In a recent poll of practicing art critics, 75 percent reported that rendering judgments on artworks was the least significant aspect of their job. This is a troubling statistic for philosopher and critic Noel Carroll, who argues that that the proper task of the critic is not simply to describe, or to uncover hidden meanings or agendas, but instead to determine what is of value in art. Carroll argues for a humanistic conception of criticism which focuses on what the artist has achieved by creating or performing the work. Whilst a good critic should not neglect to contextualize and offer interpretations of a work of art, he argues that too much recent criticism has ignored the fundamental role of the artist's intentions. Including examples from visual, performance and literary arts, and the work of contemporary critics, Carroll provides a charming, erudite and persuasive argument that evaluation of art is an indispensable part of the conversation of life.
Ivor Armstrong Richards was one of the founders of modern literary criticism. He enthused a generation of writers and readers and was an influential supporter of the young T.S. Eliot. 'Principles of Literary Criticism' was the text that first established his reputation and pioneered the movement that became known as the 'New Criticism'. Through a powerful presentation of the need to read critically and creatively, with an alertness to the psychological and emotional effects of language, Richards presented a powerful new understanding both of literature and of the role of the reader.
This collection of essays in and on recent critical theory and its backgrounds attempts to clarify what is probably one of the most complex situations in the history of literary criticism. The classifier of methodologies can look back only with nostalgia at the simplicity of his problems with the limited warfare among New Critics, biographical and historical scholars, neo-humanists, neo-Aristotelians, and old-style Freudians and Marxists. Much more confusing these days are the challenges not only to critical method but to the very assumption that there is an object or language for criticism. The baffling array of structuralisms, post structuralisms, and phenomenologies, as well as the still-...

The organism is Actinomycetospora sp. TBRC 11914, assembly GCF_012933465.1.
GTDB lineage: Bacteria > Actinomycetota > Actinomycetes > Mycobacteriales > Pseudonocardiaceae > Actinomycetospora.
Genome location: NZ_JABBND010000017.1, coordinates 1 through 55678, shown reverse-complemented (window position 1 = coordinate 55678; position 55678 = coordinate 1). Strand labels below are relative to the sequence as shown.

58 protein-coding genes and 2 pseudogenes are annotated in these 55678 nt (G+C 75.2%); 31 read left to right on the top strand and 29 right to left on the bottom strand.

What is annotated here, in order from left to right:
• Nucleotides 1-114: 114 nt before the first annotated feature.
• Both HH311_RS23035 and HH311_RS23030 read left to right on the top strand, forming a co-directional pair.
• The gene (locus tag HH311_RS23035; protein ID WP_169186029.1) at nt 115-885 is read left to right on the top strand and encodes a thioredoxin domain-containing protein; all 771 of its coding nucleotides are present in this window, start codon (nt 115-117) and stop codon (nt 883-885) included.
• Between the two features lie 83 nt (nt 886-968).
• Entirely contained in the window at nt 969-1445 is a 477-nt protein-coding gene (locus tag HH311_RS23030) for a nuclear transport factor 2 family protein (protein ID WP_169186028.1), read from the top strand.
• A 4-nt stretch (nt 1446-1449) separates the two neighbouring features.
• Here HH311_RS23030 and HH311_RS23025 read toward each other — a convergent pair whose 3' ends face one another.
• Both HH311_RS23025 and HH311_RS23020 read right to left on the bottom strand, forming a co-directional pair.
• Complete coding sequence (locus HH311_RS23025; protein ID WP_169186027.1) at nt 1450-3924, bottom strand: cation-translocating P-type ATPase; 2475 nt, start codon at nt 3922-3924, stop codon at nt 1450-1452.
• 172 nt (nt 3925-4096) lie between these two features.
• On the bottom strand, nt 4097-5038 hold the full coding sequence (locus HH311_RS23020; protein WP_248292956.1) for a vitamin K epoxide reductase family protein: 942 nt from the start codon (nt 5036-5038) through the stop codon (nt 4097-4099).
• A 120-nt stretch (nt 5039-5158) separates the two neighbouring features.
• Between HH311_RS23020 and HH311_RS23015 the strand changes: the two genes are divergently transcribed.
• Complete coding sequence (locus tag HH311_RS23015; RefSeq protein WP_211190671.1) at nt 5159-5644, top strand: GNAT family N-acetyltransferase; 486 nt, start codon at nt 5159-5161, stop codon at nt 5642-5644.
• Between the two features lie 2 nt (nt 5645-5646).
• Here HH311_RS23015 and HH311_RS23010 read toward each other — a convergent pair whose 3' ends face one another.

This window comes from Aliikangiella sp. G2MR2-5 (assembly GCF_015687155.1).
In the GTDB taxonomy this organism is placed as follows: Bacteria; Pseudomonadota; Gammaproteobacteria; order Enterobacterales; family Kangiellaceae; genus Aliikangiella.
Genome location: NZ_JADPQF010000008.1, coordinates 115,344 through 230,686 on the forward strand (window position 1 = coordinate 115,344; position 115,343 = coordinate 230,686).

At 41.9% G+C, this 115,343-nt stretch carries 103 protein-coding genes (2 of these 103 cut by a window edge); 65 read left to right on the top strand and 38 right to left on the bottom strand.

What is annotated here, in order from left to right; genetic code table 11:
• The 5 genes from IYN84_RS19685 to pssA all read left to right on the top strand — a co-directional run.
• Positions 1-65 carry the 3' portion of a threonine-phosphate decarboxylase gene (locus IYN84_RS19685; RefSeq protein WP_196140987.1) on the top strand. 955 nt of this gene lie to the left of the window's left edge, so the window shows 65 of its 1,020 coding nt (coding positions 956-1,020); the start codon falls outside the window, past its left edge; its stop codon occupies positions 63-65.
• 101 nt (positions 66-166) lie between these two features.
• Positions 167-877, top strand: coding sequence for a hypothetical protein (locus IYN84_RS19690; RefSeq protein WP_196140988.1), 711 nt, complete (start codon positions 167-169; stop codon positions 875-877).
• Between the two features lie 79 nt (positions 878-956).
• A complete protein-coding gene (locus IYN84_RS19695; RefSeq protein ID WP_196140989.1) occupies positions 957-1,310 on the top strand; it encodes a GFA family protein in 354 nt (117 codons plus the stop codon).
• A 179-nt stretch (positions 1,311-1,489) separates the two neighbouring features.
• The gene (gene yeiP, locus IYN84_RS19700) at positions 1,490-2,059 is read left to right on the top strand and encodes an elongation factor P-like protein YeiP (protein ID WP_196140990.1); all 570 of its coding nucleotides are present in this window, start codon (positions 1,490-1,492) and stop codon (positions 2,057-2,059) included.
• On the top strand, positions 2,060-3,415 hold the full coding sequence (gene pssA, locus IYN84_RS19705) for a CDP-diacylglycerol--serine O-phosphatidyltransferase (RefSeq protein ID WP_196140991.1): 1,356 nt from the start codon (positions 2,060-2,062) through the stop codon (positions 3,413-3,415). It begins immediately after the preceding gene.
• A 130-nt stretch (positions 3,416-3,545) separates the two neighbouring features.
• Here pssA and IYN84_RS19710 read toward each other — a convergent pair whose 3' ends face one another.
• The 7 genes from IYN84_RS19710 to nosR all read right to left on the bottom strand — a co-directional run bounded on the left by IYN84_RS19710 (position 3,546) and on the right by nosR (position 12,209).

In the landmark 1991 edition of Feminisms, Robyn Warhol and Diane Price Herndl assembled the most comprehensive collection of American and British feminist literary criticism ever published. In this revised edition, the editors have updated the volume, in keeping with the expanding parameters of feminist literary discourse. With the inclusion of more than two dozen new essays, along with a major reorganization of the sections in which they appear, Warhol and Price Herndl have again established the measure for representing the latest developments in the field of feminist literary theory. Believing that the feminist movement can only move forward "where difference commands attention, not dismissal or negativism," they have continued the original collection's mission of providing a multiplicity of perspectives and approaches. This revised edition contains three new sections ("Conflict," "Gaze," and "Practice") and includes more selections by and about women of color and lesbians.
Edited by Patricia Waugh, this comprehensive guide to literary theory and criticism includes 39 specially commissioned chapters by an outstanding international team of academics. The volume is divided into four parts. Part One covers the key philosophical and aesthetic origins of literary theory, Part Two looks at the foundational movements and thinkers in the first half of the twentieth century, Part Three offers introductory overviews of the most importantmovements and thinkers in modern literary theory and Part Four looks at emergent trends and future directions.
A new edition of a classic treatise on literary theory seeks to develop a sophisticated relationship between Marxism and literary criticism, evaluating the key works of such figures as Lenin, Trostsky, and Sartre as well as canonical writers including Charles Dickens and T. S. Eliot to demonstrate how ideology can play a productive and subversive role in literature. Reprint.